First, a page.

The Java Sea is a major fishing ground in Indonesia contributing 31% of the national marine fisheries production. Demersal and small pelagic fishery resources account for most production in the area. During the 1960s and 1970s, strong demand for fish, which in Indonesia resulted from both increased human population and increased per capita fish consumption, stimulated the development of fishing in the Java Sea. This led to development of up-stream and down-stream industries, increases in employment opportunities, and increases in the number of fishers and fishing households.
Periodically-harvested fisheries closures are emerging as a socially acceptable and locally implementable way to balance concerns about conserving ecosystem function and sustaining livelihoods. Across the Indo-Pacific periodically-harvested closures are commonly employed, yet their contribution towards more sustainable fisheries remains largely untested in the social and ecological context of tropical small-scale fisheries.
The main purpose of the study is to determine whether non-use values exist among residents of Quezon City, hundreds of kilometers away from Tubbataha Reefs. The dichotomous choice contingent valuation method (CVM) was employed across 800 randomly selected respondents, 400 of which were personally interviewed (PI) and 400 were asked to accomplish self-administered (SA) questionnaires, 198 of the latter were found useable for the study.
In this paper we describe the construction of an online GIS database system, hosted by WorldFish, which stores bio-physical, ecological and socio-economic data for the ‘Coral Triangle Area’ in South-east Asia and the Pacific. The database has been built in partnership with all six (Timor-Leste, Malaysia, Indonesia, The Philippines, Solomon Islands and Papua New Guinea) of the Coral Triangle countries, and represents a valuable source of information for natural resource managers at the regional scale.
This guide was developed to document the process and activities that WorldFish staff have used and adapted as facilitators working with communities interested in marine resource management in Solomon Islands. It draws on the experiences from work conducted with FSPI and MFMR through ACIAR funded projects, with communities that had a primary interest in the management of coral reef fisheries. Since 2011 the process has been trialed and adapted further with communities interested in mangrove ecosystem management (through the MESCAL project).
The Coral Triangle is a global priority for conservation and since the creation of the Coral Triangle Initiative in 2007 it has been a major focus for a multi-lateral conservation partnership uniting the region's six governments. The Coral Triangle (CT) Atlas was developed to provide scientists and managers with the best available data on marine resources in the Coral Triangle.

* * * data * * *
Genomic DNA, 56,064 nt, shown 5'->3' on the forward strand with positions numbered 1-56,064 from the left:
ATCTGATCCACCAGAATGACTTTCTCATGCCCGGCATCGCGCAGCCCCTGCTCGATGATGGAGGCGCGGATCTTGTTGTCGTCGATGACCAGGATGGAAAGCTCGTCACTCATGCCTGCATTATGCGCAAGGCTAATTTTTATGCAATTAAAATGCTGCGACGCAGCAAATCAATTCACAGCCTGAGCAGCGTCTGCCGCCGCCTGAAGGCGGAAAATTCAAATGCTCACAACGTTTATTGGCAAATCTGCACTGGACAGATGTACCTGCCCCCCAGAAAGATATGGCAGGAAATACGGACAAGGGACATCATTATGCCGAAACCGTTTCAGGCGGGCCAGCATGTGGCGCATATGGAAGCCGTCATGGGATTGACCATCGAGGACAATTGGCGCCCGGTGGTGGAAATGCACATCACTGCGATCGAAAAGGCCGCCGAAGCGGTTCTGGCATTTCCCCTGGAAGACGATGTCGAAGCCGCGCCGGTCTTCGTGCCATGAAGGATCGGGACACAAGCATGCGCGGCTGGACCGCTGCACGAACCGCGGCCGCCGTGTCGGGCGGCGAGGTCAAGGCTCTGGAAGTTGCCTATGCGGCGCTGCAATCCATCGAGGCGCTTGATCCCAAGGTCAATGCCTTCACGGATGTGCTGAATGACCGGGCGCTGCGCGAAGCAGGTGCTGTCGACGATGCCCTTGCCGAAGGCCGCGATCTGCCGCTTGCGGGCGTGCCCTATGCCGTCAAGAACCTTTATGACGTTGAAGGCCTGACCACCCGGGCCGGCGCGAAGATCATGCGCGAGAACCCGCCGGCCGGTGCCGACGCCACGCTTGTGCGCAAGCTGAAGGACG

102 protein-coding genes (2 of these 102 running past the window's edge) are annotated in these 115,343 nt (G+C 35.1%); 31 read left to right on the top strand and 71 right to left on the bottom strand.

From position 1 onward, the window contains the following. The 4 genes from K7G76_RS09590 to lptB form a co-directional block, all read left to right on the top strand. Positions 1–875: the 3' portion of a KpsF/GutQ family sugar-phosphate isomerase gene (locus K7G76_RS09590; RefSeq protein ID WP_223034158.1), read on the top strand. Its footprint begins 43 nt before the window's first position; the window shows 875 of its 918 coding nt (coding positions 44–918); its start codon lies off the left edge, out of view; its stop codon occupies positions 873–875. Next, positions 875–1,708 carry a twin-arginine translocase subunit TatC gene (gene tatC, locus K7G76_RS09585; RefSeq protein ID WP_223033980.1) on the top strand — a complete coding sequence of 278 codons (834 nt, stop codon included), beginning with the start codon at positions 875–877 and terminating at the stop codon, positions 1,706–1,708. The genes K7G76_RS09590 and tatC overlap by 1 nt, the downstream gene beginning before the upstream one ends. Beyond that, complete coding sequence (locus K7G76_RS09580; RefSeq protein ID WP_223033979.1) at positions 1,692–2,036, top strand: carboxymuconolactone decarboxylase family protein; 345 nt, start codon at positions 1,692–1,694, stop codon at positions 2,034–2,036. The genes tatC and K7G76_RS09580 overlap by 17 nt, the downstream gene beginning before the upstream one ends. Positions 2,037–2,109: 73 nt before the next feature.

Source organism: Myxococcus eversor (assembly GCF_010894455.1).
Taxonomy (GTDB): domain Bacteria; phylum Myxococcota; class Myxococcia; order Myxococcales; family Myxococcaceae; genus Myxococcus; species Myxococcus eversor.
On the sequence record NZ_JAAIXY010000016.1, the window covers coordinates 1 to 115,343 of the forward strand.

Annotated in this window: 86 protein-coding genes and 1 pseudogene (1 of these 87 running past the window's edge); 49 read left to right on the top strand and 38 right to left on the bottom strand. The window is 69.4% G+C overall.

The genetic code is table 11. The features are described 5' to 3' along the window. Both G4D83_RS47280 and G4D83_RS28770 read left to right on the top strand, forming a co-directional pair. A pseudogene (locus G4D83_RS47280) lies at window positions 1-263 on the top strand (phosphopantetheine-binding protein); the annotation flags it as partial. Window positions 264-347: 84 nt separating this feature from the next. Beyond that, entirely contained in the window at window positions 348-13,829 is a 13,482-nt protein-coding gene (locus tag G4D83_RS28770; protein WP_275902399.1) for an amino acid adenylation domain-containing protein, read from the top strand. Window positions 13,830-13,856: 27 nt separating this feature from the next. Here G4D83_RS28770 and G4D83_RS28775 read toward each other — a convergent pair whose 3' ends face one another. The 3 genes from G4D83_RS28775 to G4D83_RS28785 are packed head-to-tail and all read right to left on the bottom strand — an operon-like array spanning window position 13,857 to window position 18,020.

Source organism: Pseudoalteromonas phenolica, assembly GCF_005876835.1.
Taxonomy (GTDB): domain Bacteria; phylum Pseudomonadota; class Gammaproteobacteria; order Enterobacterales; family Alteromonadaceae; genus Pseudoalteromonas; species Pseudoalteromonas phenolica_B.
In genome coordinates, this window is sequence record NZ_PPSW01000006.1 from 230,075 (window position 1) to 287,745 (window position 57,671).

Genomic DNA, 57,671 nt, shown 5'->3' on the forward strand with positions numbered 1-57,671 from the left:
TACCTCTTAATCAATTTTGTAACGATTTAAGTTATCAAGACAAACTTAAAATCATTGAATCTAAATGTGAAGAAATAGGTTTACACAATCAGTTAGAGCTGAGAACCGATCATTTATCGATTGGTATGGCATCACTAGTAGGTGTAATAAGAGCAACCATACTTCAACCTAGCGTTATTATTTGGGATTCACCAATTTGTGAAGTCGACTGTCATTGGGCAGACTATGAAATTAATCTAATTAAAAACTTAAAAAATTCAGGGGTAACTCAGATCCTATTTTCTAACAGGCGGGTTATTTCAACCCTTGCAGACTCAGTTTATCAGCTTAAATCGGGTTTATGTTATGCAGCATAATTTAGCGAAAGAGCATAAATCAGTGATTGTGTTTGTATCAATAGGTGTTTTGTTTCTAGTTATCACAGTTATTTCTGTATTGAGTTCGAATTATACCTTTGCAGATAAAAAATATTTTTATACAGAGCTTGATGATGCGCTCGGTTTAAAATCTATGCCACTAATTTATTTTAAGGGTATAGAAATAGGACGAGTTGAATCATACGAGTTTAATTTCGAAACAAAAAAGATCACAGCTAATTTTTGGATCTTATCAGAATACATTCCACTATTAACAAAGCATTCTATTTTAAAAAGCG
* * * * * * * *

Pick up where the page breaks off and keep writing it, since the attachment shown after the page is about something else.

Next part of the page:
A literature review indicated that artificial reefs seemed promising as refuges for fauna and to increase fish productivity. The author studied this alternative and after several months of preparatory arrangements a small reef was built between June and April 1984 at a depth of 10 m using approximately 400 scrap tires on the eastern shore of the Gulf of Nicoya, Costa Rica.
This report is an outcome of a collaborative effort between ICLARM and the University of Philippines - Visayas with funding support from Sida under the project "Valuation and policy analysis for sustainable management of coral reefs". The report summarizes various outputs provided by Taklong Island National Marine Reserve( TINMAR) that directly benefit the coastal communities and other resource users. The biological studies reviewed in the report also indicated that fish biomass has increased which can be attributed to the protection of the area as a marine reserve.
Growth parameters and mortality rates were estimated from length-frequency data sampled in 1982, using the FiSAT software, for three coral reef fish species, the surgeon fish (Ctenochaetus striatus), the damselfish (Stegastes nigricans) and the squirrel fish (Sargocentron microstoma) in Tiahura Reef, Moorea Island, French Polynesia.
Difficulties in scaling up theoretical and experimental results have raised controversy over the consequences of biodiversity loss for the functioning of natural ecosystems. Using a global survey of reef fish assemblages, we show that in contrast to previous theoretical and experimental studies, ecosystem functioning (as measured by standing biomass) scales in a non-saturating manner with biodiversity (as measured by species and functional richness) in this ecosystem.